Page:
With the most noble blood of all this world.
I do beseech you, if you bear me hard,
Now, whilst your purpled hands do reek and smoke,
Fulfill your pleasure. Live a thousand years,
I shall not find myself so apt to die;
No place will please me so, no mean of death,
As here by Caesar, and by you cut off,
The choice and master spirits of this age.

I doubt not of your wisdom.
Let each man render me his bloody hand.
First, Marcus Brutus, will I shake with you.—
Next, Caius Cassius, do I take your hand.—
Now, Decius Brutus, yours;—now yours,
Yours, Cinna;—and, my valiant Casca, yours;—
Though last, not least in love, yours, good
Gentlemen all—alas, what shall I say?
My credit now stands on such slippery ground
That one of two bad ways you must conceit me,
Either a coward or a flatterer.—
That I did love thee, Caesar, O, ’tis true!
If then thy spirit look upon us now,
Shall it not grieve thee dearer than thy death
To see thy Antony making his peace,
Shaking the bloody fingers of thy foes—
Most noble!—in the presence of thy corpse?
Had I as many eyes as thou hast wounds,
Weeping as fast as they stream forth thy blood,
It would become me better than to close
In terms of friendship with thine enemies.
Pardon me, Julius! Here wast thou bayed, brave
Here didst thou fall, and here thy hunters stand
Signed in thy spoil and crimsoned in thy Lethe.
O world, thou wast the forest to this hart,
And this indeed, O world, the heart of thee.
How like a deer strucken by many princes
Dost thou here lie!

Pardon me, Caius Cassius.
The enemies of Caesar shall say this;
Then, in a friend, it is cold modesty.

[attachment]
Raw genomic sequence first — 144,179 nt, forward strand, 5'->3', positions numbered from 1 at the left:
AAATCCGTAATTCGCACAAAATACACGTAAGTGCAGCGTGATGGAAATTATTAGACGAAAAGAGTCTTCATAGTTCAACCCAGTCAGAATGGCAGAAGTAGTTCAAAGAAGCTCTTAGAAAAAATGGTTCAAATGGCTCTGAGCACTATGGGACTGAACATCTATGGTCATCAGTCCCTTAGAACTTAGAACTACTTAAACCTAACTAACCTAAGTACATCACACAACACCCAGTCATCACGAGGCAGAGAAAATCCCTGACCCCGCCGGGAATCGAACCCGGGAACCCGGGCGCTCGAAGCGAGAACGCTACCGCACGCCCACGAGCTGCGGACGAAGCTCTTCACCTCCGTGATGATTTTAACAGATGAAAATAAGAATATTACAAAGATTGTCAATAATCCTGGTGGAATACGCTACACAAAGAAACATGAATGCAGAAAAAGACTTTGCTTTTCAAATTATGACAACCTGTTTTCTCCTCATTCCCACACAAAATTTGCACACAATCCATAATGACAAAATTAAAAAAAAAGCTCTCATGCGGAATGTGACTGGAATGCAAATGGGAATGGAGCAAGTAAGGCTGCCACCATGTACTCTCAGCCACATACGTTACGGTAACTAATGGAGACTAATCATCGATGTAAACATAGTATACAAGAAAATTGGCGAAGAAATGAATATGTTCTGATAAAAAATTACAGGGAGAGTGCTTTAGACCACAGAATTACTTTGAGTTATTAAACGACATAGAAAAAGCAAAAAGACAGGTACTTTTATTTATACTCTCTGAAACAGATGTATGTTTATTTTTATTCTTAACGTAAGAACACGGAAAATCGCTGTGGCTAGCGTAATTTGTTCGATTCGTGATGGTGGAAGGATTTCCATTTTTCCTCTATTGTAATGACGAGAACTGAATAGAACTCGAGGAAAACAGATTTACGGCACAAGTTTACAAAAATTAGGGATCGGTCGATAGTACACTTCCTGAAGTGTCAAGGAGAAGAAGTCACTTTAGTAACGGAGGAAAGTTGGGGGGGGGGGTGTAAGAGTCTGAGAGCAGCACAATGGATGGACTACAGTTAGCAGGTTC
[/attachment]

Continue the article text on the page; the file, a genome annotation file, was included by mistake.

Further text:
Therefore I took your hands, but was indeed
Swayed from the point by looking down on Caesar.
Friends am I with you all and love you all,
Upon this hope, that you shall give me reasons
Why and wherein Caesar was dangerous.

That’s all I seek;
And am, moreover, suitor that I may
Produce his body to the marketplace,
And in the pulpit, as becomes a friend,
Speak in the order of his funeral.

Be it so.
I do desire no more.

O pardon me, thou bleeding piece of earth,
That I am meek and gentle with these butchers.
Thou art the ruins of the noblest man
That ever livèd in the tide of times.
Woe to the hand that shed this costly blood!
Over thy wounds now do I prophesy
(Which like dumb mouths do ope their ruby lips
To beg the voice and utterance of my tongue)
A curse shall light upon the limbs of men;
Domestic fury and fierce civil strife
Shall cumber all the parts of Italy;
Blood and destruction shall be so in use
And dreadful objects so familiar
That mothers shall but smile when they behold
Their infants quartered with the hands of war,
All pity choked with custom of fell deeds;
And Caesar’s spirit, ranging for revenge,
With Ate by his side come hot from hell,
Shall in these confines with a monarch’s voice
Cry Havoc! and let slip the dogs of war,
That this foul deed shall smell above the earth
With carrion men groaning for burial.
You serve Octavius Caesar, do you not?

Caesar did write for him to come to Rome.

Thy heart is big. Get thee apart and weep.
Passion, I see, is catching, for mine eyes,
Seeing those beads of sorrow stand in thine,
Began to water. Is thy master coming?

Post back with speed and tell him what hath
Here is a mourning Rome, a dangerous Rome,